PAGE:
A doctor examines.

So I sat with him one evening in the pool of a hotel as he examined his life, prompted by my intermittent questioning. We examined his boyhood, his college years, his travels to Ethiopia and Nigeria, and his work here in Arkansas. I was amazed by the places he had been, the things he had accomplished, the lives he had impacted.

A doctors consults.

So I saw him, over the years, consulting a power much higher than his own. In his morning devotions with grandma, in his regular attendance to Calico Rock Mennonite, in his readiness to admit, whenever asked about his admirable life, that it was not with his own strength, but God’s, that he had come so far.

A few months ago, we sat with my grandparents at the kitchen table in grandpa and grandma’s apartment at Menno Haven. During a lull in conversation, my uncle absent-mindedly stroked his jaw. Grandpa, who had been silent during the conversation, suddenly looked up and said “does your jaw hurt?” We all chuckled and my uncle assured him that it was just a mindless habit, but it made me realize something.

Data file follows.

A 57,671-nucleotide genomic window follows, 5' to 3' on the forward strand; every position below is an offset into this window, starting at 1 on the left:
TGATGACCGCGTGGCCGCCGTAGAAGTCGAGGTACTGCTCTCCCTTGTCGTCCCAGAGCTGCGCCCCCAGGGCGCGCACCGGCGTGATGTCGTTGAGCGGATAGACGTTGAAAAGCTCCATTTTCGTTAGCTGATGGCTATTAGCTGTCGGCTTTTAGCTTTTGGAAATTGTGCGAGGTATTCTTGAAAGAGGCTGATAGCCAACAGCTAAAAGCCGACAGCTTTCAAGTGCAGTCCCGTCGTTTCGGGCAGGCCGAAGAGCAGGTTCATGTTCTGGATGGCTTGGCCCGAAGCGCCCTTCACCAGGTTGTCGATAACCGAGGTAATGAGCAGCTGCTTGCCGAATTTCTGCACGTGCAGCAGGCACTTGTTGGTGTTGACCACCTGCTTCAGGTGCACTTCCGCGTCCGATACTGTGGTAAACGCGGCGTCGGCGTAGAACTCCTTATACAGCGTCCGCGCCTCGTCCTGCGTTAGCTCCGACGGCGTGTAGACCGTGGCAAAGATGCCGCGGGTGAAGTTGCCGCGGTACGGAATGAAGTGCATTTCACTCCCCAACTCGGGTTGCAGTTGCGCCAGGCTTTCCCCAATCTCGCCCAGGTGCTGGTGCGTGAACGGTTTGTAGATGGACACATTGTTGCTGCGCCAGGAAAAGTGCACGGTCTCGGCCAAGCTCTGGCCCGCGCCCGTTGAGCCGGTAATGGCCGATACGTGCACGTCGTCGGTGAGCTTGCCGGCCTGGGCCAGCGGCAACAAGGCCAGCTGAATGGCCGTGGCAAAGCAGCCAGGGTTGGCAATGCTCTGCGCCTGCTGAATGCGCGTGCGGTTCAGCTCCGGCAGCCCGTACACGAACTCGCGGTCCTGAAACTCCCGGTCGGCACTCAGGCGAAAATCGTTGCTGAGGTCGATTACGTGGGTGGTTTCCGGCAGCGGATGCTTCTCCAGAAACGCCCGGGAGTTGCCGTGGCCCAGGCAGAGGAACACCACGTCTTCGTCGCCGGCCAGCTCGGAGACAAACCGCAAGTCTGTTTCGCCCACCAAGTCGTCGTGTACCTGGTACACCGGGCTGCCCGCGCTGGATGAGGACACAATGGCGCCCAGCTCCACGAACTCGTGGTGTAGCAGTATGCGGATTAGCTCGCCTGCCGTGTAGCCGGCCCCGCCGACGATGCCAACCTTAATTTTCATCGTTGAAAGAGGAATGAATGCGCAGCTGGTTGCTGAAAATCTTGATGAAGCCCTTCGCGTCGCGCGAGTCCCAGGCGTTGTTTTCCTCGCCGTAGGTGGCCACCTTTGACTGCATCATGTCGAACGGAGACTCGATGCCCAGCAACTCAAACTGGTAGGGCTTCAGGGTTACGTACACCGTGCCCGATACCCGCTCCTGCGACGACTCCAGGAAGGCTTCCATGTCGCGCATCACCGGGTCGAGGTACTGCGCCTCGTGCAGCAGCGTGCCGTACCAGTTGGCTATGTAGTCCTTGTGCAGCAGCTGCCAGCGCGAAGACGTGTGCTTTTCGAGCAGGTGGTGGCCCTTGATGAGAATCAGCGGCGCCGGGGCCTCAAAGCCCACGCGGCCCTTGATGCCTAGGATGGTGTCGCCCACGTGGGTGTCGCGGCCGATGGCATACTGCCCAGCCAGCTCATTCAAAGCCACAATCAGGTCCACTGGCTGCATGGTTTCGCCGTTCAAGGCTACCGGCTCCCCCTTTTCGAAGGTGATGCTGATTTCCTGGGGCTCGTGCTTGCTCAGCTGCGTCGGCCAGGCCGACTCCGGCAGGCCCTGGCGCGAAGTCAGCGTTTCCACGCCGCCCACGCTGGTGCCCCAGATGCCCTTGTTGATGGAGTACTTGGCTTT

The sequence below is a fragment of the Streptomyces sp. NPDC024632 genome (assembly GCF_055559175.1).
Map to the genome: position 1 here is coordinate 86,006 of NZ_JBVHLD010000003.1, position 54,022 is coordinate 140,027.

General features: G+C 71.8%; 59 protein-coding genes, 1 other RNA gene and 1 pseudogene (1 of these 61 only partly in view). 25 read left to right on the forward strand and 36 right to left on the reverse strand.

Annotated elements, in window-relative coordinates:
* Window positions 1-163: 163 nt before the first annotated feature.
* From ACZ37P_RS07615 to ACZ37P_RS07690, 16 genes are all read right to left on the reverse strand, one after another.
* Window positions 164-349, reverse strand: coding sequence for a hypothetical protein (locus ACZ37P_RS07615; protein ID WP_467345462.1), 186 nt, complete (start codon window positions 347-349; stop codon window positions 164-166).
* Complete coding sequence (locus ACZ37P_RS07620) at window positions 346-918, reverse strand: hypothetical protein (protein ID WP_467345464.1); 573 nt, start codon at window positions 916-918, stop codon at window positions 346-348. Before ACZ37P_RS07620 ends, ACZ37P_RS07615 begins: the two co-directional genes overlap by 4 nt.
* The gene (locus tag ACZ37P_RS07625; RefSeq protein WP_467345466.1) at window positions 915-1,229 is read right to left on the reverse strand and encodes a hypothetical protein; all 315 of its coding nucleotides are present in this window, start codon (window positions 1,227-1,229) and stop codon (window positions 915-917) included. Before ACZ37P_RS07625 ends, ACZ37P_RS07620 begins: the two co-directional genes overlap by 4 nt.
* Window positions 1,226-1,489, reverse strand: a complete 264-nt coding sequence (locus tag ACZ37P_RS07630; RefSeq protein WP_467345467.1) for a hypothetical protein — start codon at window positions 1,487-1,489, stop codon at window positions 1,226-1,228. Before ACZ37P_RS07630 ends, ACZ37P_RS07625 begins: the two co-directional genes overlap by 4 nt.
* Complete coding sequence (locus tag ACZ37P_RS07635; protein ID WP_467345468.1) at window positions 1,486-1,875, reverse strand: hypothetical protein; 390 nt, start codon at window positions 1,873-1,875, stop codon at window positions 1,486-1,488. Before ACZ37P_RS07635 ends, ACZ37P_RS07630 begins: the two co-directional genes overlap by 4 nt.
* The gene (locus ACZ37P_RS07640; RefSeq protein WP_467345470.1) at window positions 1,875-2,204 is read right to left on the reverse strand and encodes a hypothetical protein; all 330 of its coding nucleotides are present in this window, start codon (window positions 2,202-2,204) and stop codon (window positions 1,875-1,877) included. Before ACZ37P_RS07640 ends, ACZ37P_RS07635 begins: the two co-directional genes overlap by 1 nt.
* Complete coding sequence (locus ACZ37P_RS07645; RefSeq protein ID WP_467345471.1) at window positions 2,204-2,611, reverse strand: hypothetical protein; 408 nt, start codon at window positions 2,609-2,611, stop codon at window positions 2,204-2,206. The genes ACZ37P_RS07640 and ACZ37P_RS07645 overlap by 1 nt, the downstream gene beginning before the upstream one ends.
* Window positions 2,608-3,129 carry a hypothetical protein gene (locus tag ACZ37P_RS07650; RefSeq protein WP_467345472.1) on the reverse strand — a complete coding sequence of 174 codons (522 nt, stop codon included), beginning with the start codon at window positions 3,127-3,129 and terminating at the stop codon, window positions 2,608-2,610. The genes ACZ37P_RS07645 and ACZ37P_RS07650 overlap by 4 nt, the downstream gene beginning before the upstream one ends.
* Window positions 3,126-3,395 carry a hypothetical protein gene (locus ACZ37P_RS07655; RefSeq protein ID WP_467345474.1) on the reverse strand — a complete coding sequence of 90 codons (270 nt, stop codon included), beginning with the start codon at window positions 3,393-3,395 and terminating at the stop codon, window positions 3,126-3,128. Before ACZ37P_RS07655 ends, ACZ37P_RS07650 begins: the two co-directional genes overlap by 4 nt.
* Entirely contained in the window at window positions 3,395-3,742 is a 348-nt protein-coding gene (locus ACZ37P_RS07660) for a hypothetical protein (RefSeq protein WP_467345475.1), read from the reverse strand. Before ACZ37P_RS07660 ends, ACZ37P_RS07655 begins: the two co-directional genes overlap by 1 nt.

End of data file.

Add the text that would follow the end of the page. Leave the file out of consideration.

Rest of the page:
“Doctor” is not a job. It is not a profession. It is not a way to make money. It is not something that you do during office hours and leave at the hospital when you come home. It is a calling, a way to live your entire life. Grandpa, Dr. Grasse, Meryl – whoever you knew him as, you knew him to be a doctor.

He spent his life teaching every kind of lesson, prescribing - from antibiotics to literature - , examining his own experiences and those of others, and consulting the Great Physician on how to best care for the people that he encountered at every moment in his life.

Now, as he finally rests, I can only be grateful that I had the fortune to be one of his many, many patients. And I can’t help but picture him standing next to some heavenly exam table, asking an angel “So tell me, how long has that wing been sore?”


Sunday, February 28, 2016

God has a sense of humor

There is an old Hebrew proverb that says if you want to make God laugh make your own plans.

Reality - complex technology is hard

From Deep Work by Cal Newport: